Melissa McCarthy proves her dramatic chops as a literary forger in Marielle Heller’s follow-up to The Diary of a Teenage Girl.
Audiences are largely familiar with Melissa McCarthy for her frequent collaborations with Paul Feig. Although she’s a formidable comedic talent, it’s exciting to see an actor challenging themselves to do something a little different. As author/fraud Lee Israel in Marielle Heller’s Can You Ever Forgive Me?, McCarthy does just that.
A story about desperation, humiliation and the strange world of celebrity correspondence fraud, Heller’s film feels like a departure from her debut The Diary of a Teenage Girl, but is further evidence that she is the real deal. With a not-quite sepia tone to her vision of early ’90s New York, Heller creates a lonely world for her characters to inhabit. Israel herself is not a particularly sympathetic character – curmudgeonly and rude even to those closest to her, her talent as a writer is offset by her pride and stubborn nature.
After her latest book yields poor sales, she hatches a plot to forge letters from literary luminaries such as Noel Coward and Dorothy Parker in order to pay her debts. Joined in her scheme by her loyal but shambolic friend Jack Hock (Richard E Grant in Withnail & I mode) she flogs fakes across the town, proud as a peacock when buyers unwittingly remark on the quality of her work. “I was a better Dorothy Parker than Dorothy Parker!” she crows.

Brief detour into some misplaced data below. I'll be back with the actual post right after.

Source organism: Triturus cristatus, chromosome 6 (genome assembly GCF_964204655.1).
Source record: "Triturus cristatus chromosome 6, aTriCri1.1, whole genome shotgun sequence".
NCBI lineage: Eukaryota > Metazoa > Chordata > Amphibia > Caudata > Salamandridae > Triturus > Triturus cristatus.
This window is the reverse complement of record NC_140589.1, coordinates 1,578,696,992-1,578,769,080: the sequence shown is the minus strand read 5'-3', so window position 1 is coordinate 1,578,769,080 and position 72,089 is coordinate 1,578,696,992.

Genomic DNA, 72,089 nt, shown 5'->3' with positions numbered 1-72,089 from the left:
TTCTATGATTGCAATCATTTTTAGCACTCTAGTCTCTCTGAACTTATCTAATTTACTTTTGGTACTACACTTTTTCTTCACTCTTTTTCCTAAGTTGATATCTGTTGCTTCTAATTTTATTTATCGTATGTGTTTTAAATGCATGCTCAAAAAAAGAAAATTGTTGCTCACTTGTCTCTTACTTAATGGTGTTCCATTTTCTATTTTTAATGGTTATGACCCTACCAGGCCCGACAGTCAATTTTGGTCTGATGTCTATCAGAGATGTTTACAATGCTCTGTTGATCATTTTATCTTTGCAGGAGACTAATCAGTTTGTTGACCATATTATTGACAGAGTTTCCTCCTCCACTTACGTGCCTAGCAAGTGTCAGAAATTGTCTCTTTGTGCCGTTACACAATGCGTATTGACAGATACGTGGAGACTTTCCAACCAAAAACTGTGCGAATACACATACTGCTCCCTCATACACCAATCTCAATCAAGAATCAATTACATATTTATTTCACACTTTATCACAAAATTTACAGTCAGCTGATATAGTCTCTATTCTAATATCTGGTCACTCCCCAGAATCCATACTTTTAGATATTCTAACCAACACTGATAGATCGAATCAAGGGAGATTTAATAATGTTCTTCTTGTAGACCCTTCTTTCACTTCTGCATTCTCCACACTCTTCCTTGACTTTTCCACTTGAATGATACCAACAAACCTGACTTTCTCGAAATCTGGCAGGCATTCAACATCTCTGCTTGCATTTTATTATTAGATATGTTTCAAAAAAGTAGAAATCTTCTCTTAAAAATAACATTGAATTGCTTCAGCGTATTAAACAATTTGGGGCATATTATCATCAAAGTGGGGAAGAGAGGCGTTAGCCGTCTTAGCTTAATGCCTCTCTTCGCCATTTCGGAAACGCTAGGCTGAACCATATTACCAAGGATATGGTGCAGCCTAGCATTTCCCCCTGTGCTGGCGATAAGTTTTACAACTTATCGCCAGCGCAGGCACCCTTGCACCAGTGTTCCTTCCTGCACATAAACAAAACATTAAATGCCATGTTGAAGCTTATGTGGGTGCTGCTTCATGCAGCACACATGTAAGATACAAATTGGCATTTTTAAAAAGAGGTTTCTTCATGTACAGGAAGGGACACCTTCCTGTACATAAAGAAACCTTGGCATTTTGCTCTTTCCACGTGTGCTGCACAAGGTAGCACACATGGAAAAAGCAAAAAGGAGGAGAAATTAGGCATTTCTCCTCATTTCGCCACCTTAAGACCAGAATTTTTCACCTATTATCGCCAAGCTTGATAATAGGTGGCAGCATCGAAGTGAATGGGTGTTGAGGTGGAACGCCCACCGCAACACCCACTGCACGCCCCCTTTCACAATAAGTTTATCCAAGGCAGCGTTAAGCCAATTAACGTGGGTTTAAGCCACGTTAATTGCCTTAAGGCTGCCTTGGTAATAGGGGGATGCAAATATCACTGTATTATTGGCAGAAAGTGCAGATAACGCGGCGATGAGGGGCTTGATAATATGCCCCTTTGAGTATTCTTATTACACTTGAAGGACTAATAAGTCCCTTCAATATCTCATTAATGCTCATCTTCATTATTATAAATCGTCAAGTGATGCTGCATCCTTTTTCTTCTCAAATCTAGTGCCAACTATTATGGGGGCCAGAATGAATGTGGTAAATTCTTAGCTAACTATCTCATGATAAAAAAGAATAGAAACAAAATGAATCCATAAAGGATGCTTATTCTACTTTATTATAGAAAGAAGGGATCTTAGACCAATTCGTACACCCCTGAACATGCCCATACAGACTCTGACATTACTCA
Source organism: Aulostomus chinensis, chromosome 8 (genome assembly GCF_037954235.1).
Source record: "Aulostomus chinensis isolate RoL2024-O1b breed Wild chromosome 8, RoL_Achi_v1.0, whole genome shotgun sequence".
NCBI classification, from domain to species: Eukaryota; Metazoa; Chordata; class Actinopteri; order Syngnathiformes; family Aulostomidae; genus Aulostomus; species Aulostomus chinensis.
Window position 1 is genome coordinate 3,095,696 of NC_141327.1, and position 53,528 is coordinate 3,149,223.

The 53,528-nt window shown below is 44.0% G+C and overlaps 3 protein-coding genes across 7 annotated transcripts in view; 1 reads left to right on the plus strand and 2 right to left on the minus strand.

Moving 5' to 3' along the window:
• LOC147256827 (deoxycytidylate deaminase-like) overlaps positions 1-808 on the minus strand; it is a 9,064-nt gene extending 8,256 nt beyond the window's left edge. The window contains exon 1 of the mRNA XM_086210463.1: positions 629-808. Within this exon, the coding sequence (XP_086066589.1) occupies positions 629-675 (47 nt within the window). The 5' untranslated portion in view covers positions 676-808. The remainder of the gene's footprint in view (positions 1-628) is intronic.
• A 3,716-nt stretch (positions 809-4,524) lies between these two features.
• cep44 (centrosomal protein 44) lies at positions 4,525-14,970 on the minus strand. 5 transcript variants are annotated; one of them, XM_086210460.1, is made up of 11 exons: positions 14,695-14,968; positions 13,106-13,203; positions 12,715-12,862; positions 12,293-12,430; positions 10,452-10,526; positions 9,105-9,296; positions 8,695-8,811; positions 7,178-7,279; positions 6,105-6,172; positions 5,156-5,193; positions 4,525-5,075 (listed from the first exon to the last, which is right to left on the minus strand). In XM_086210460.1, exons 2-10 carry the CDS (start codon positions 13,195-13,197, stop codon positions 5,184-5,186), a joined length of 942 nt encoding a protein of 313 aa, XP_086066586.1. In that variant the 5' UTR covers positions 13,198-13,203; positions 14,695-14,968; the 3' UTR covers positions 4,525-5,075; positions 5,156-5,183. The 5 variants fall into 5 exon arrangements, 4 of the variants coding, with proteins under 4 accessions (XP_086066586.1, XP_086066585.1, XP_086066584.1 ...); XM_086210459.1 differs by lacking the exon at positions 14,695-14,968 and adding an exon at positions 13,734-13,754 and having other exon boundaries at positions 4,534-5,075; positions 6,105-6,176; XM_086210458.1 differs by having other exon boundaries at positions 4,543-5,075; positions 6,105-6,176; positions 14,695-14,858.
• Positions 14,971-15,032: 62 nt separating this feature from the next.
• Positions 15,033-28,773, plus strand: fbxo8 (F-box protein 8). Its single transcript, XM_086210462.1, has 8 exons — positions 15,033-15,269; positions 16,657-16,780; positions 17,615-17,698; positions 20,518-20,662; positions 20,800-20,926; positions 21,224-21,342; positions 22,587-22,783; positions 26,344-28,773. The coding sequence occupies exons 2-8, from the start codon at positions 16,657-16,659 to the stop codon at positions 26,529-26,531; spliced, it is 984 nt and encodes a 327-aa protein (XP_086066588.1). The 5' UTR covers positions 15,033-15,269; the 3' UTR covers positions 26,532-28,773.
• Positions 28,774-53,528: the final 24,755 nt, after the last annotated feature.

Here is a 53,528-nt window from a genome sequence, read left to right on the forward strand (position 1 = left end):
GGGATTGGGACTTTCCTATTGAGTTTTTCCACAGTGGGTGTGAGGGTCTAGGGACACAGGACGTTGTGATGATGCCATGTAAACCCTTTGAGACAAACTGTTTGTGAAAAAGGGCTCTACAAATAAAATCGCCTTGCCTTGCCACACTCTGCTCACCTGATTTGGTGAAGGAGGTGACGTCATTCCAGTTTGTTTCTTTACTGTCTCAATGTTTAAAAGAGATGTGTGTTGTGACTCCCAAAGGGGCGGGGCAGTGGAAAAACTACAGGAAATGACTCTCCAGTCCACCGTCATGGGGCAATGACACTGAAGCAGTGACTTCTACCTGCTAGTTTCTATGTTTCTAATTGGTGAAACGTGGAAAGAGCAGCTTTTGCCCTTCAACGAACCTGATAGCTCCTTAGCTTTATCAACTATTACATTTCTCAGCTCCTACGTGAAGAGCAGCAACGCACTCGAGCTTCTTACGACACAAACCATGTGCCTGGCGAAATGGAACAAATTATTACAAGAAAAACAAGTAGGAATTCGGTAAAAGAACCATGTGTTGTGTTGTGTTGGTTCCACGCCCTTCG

Her talent for impersonation drives her to become more prolific, until her inevitable downfall – but it’s how Israel gets there that makes the film an entertaining watch. McCarthy is entirely believable as she balances Lee’s loneliness with her unwillingness to change, sprinkling in a healthy dose of authority hubris and awkward charm. We see Lee at her best when she’s drinking with Jack, or talking tenderly with her elderly cat – although there’s no justifying her act of deception, her path to it is entirely believable, and McCarthy’s comedic flare shines through in the film’s easy wit (this is more obvious in the film’s excellent and very funny postscript).
For literature lovers, or those who understand the compulsion to write and write again, Can You Ever Forgive Me? will likely strike a chord. Although it doesn’t quite have the urgency of Heller’s confident debut, this is a solid second feature with plenty of charm, and McCarthy’s performance alone proves she’s not a one-trick pony as an actor.
Published 11 Sep 2018
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